The rattling of the cicadas warned of a hot day, and the red dust stirred up by earthmoving machines on Rte. 50 hung over the dried fields of eastern Prince George's County.
In town, five of the six soda machines at the Exxon station on New York Avenue NE were empty, and the sixth was broken. It was, in short, another hot and muggy day -- much like those of the last week, and much like those forecast for the next four to five days.
The heat, unrelieved by significant rain, has ruined crops and forced water restrictions in the Southeast. And it continued to take its toll on the moods of Washington area residents yesterday. Even sweating did not seem to help.
"The sweat, it gets in your eyes," said Scott Bywayy, a construction worker in the District. "Up on the roof, the stone blocks suck in the heat. It's a hell of a hot place."
At National Airport, the high was 97 degrees at 3 p.m. That was well shy of the record of 103 degrees for the date, set in 1887, but it was 9 degrees higher than normal.
The relative humidity was 44 percent yesterday -- high enough to affect your mood but not your health, doctors said. Although 44 percent may not sound high, said National Weather Service forecaster John McCarthy, hot air carries a lot of water: The same amount of moisture in the air at 71 degrees would give a reading of 100 percent relative humidity.
In the District, overheated cars were parked by curbs with their hoods raised. In an adult movie shop on Ninth Street NW, a clerk was ec-static: The customers wanted to stay in the air-conditioned video booths rather than venture onto the steamy sidewalks.
A few blocks away at 11th and E streets NW, Bywayy and Tony Crujeiras were laying concrete. They were wearing hard hats; long, thick trousers, and heavy boots. "The union rules say you can't wear shorts or anything like that," Bywayy explained.
"About the only thing you can do is wear a cutoff shirt. You can't really get around it either, if they tell you to go up there."
Jeanette Cooper of M Street NW was walking to a job interview, her chest sprinkled white with talcum powder. "Sometimes you can't sleep at night with the heat," she said.
"But so far, I'm surviving. I just drink a whole lot of water."
Howard Calandar, a Library of Congress employe spotted laboring down 10th Street NW, was less confident. "It's kind of rough on people over 200 pounds," he said, noting that at 250 pounds he fits into that category.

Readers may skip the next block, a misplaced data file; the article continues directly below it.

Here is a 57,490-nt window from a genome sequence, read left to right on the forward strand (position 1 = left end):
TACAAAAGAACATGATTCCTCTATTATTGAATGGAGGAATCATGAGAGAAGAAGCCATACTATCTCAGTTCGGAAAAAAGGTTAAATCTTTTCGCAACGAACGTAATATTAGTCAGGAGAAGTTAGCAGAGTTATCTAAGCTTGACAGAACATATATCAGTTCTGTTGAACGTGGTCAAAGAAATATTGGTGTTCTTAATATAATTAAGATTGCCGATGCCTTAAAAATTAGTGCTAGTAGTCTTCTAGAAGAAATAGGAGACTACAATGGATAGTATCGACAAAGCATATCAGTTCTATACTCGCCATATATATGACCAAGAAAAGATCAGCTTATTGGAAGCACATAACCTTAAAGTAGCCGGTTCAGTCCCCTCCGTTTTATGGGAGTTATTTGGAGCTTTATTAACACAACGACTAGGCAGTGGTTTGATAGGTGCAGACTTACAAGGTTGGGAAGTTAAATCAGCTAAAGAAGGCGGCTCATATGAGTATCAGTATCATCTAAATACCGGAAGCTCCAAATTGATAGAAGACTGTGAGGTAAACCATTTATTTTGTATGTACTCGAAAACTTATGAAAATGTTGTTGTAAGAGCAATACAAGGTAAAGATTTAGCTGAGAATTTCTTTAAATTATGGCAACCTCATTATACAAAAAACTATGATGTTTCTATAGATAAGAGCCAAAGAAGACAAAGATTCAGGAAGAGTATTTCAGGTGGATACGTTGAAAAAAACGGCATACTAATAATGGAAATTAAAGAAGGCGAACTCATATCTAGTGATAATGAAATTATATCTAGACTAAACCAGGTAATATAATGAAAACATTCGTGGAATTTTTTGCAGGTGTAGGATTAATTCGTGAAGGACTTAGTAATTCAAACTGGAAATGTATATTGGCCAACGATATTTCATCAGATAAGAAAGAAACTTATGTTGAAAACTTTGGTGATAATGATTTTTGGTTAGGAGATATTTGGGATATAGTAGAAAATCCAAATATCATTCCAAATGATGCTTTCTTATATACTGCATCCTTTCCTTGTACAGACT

"It's hard to keep cool. You wear your lightest clothing, but you still aren't cool."
Calandar said he believes that conditions are a little milder in Mount Rainier, where he lives, but still hot enough that he has been busy planning weekend escapes. Last weekend, he said, he managed to escape to Annapolis to swim, and he said he planned to swim in the Rappahannock River in Virginia this weekend.
But even over in Annapolis yesterday, conditions were hot and horrible.
James Gross said he had to make about eight rest stops as he pushed a cart of beer and soda about a quarter-mile uphill, from Mills Liquors on the City Dock to a customer's house. He was spotted on Conduit Street mopping a profusion of sweat from his face with the tail of his shirt.
He pointed to the cans. "Some of these are cold," he said, "but I can't drink any of them.
"I'm not in a rush," he continued. "You have too stop and rest for a couple of minutes."
The American Automobile Association was giving the same sort of advice for motorists. Spokesman Doug Neilson said the AAA had responded to about 900 calls by midafternoon and expected to pass 1,500 by midnight -- well above the average number of 1,050 a day. More than half of the increase, he predicted, would be from heat- related problems.
Neilson said motorists should check their oil, cooling fluid and belts. When stuck in traffic, he said, they should keep at least eight feet from the vehicle in front to avoid hot exhaust fumes, and they should turn off the air conditioner, which strains the engine.
If the car starts to overheat, he said, it sometimes helps to turn on the heater to suck hot air out of the engine.
"Open your windows first, of course," Neilson said